The dower house came into view, its wonderful whitewashed walls gleaming in the half-light.
“We will reach it just in time,” said Lord Lovell. “For I feel a storm brewing.”
“I hope it will blow over quickly,” said Lady Grace. “Our guests will be stranded in Truro otherwise.”
“Then we will take the baptism to them!” said her husband cheerfully.
“Do you think that Father Cornes would agree to that?”
“He is being paid handsomely for his trouble,” replied Lord Lovell. “And if he will not perform the ceremony, then our brother Ambrose will.”
“But Ambrose is already Edward’s godfather. Will he also be permitted to perform the ceremony?”
Lord Lovell turned to his wife and touched his nose with hers. “You will always find an obstacle, will you not?” he said with a smile.
Lord Lovell’s father came to greet them at the gate, but instead of clapping his son on the back or kissing his daughter-in-law on the cheek, the first thing he did was carefully reach into the perambulator and lift his grandson out.
“Do not wake him, Father,” said Lord Lovell. “Grace has only recently managed to get him to go to sleep.”
The older man was far less cantankerous now he was off the ale, but he could still be quite gruff when he put his mind to it.
“I have had two children,” he reminded his son. “I know how to lift a baby without waking him.”
Nevertheless, Lady Grace still watched baby Edward closely, but aside from a little snuffle and a balling of the fists, all he did was snuggle into his grandfather’s gentle embrace. And then he began to softly snore, which made the others all want to laugh.
“You had better come in out of this rain,” said Lord Oliver, glancing quickly at the sky. “You are not even wearing coats.” He tutted, shaking his head.
They followed him into the house and then the small sitting room, where Lady Caroline was knitting something for the baby. “Do you like it?” she asked, holding the long white gown in the air for them to see.
“It is a little late for a christening robe, Mother,” said Lord Lovell laughing.
“Then it is a good job that I have already finished that,” said Lady Caroline, reaching into her knitting bag and pulling out a completed gown. “This one is crocheted, however,” she said. “Is it to your liking, Grace?”
Lady Grace rubbed her hands on her dress before taking the delicate dress from her mother-in-law. “It is beautiful,” she said. “I am so glad that you managed to finish it.”
“Then what is that one?” asked Lord Lovell, pointing to the one on her knitting needles.
“This one is for your sister,” she said, letting her words linger in the air.
As realisation dawned, delighted smiles spread across the younger Trenowdens’ faces.
“Hannah and Ambrose are having a baby?” said Lady Grace.
“They kept that one to themselves,” said her husband.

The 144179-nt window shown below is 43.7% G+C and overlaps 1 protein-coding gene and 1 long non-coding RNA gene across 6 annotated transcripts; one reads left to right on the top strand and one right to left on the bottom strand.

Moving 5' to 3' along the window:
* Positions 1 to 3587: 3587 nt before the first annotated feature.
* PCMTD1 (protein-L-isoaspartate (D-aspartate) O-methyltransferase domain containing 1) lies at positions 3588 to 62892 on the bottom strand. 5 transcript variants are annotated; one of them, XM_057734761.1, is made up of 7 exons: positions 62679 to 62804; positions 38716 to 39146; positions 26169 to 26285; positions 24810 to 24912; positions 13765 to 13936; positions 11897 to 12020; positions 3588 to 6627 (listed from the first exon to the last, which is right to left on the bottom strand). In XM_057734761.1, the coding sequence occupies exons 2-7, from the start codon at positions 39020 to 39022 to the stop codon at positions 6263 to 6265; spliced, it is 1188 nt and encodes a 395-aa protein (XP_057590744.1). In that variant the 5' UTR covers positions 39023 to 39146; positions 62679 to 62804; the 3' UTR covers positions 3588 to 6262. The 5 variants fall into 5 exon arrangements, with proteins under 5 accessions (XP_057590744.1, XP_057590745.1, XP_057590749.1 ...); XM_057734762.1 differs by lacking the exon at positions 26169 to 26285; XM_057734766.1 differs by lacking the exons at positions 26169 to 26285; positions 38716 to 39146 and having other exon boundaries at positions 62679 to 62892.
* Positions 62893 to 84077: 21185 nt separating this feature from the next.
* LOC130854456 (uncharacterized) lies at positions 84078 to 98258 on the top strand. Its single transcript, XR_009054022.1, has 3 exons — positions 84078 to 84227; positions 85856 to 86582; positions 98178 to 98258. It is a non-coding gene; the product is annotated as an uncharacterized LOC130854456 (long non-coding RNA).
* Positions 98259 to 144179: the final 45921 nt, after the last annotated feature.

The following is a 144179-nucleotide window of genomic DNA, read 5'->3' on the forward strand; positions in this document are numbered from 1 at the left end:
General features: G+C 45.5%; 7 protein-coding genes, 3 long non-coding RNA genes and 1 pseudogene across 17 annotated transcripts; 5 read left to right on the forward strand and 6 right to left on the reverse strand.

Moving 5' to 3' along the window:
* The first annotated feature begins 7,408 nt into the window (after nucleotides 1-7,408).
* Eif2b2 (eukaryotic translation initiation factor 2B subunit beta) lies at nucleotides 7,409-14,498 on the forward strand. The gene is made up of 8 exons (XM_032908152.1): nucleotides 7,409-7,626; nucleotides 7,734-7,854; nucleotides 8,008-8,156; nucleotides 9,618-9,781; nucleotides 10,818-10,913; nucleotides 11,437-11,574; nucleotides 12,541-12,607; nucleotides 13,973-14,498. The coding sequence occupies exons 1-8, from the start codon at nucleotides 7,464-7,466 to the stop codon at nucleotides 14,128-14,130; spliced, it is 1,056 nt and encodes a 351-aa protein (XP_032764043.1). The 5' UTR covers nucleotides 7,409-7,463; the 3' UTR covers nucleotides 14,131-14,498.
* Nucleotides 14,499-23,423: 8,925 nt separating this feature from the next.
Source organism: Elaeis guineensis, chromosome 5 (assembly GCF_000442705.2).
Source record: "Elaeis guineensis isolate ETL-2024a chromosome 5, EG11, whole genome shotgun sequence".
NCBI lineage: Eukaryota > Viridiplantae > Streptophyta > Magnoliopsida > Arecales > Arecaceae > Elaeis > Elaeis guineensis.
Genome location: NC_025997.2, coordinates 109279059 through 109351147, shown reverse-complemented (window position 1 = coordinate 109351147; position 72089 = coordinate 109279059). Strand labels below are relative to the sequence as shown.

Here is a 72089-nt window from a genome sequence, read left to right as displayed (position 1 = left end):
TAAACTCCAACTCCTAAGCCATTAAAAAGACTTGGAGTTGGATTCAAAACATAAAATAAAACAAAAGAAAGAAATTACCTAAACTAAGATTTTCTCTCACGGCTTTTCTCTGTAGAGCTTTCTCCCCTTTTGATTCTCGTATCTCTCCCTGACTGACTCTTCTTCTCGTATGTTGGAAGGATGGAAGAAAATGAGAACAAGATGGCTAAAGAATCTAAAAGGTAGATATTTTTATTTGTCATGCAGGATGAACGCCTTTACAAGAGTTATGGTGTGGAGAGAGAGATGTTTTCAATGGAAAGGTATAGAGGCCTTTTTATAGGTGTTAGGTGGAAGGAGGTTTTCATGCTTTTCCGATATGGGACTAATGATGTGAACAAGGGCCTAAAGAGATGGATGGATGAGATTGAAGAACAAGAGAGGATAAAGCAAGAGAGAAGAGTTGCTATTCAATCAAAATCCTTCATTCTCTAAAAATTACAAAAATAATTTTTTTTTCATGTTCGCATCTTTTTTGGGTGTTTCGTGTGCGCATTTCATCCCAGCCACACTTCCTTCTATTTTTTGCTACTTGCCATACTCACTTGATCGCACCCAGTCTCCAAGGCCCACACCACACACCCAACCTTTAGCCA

Lord Oliver pushed one of the pugs to one side on the settee, and he sat down, still holding baby Edward in his arms. It pleased Lady Grace no end to see the clear love in the old man’s face. She sat down in an armchair opposite, from where she could keep a watchful eye on her child.
“Ar, he is a good baby,” said Lord Oliver, finally looking up at them.
After spending an hour or so with his parents, Lord Lovell and Lady Grace made their way back to the manor to prepare for the baptism, clutching the beautiful christening robe that Lady Caroline had made for them. It had stopped drizzling by now, but the ground was wet underfoot, and the moisture began to creep up Lady Grace’s hems. A carriage rattled up behind them with the Manwaring crest on the doors, and Lady Grace was amused to see her sister’s happy face hanging out the window as she waved at them.
“Come on, you slow coaches!” the younger woman shouted with glee as her carriage passed them and continued up to the house.
“She certainly seems happier,” said Lord Lovell.
“Step-Papa has done a good job with her.”
“And her husband has,” added Lord Lovell.
“Yes, and to think that she did not even wish to entertain courting poor Lord Stuart, let alone marry him.”
“He has grounded her, I think,” said Lord Lovell.
“He is much older than she is,” mused Lady Grace. “Perhaps that has had something to do with it all.”
She reached into the perambulator to check on her son. She was always terrified when he slept so soundly that he might have stopped breathing altogether. Well, one did hear of such things, didn’t one?
Another carriage rattled up behind them, causing them to move off the track out of their way. This one was the Rutledge carriage. Inside she could see her mother and stepfather. But they were deep in conversation, as was often the case, and they did not look up in time to acknowledge the Trenowdens on the path.
It was closely followed by yet another carriage, this one carrying her sister and brother-in-law, Hannah and Ambrose Yates.
“I cannot remember the last time this track saw so much traffic,” commented Lord Lovell.
“That would have been for our wedding last year,” teased Lady Grace as yet another carriage passed them on the track. “See, here is your aunt as well,” she announced happily.
Lord Lovell sighed and looked into his wife’s eyes. “So much has happened this past year, he said. “Trenowden is like a different place. Back then, it was so bleak and dowdy. Now it is positively bustling with life.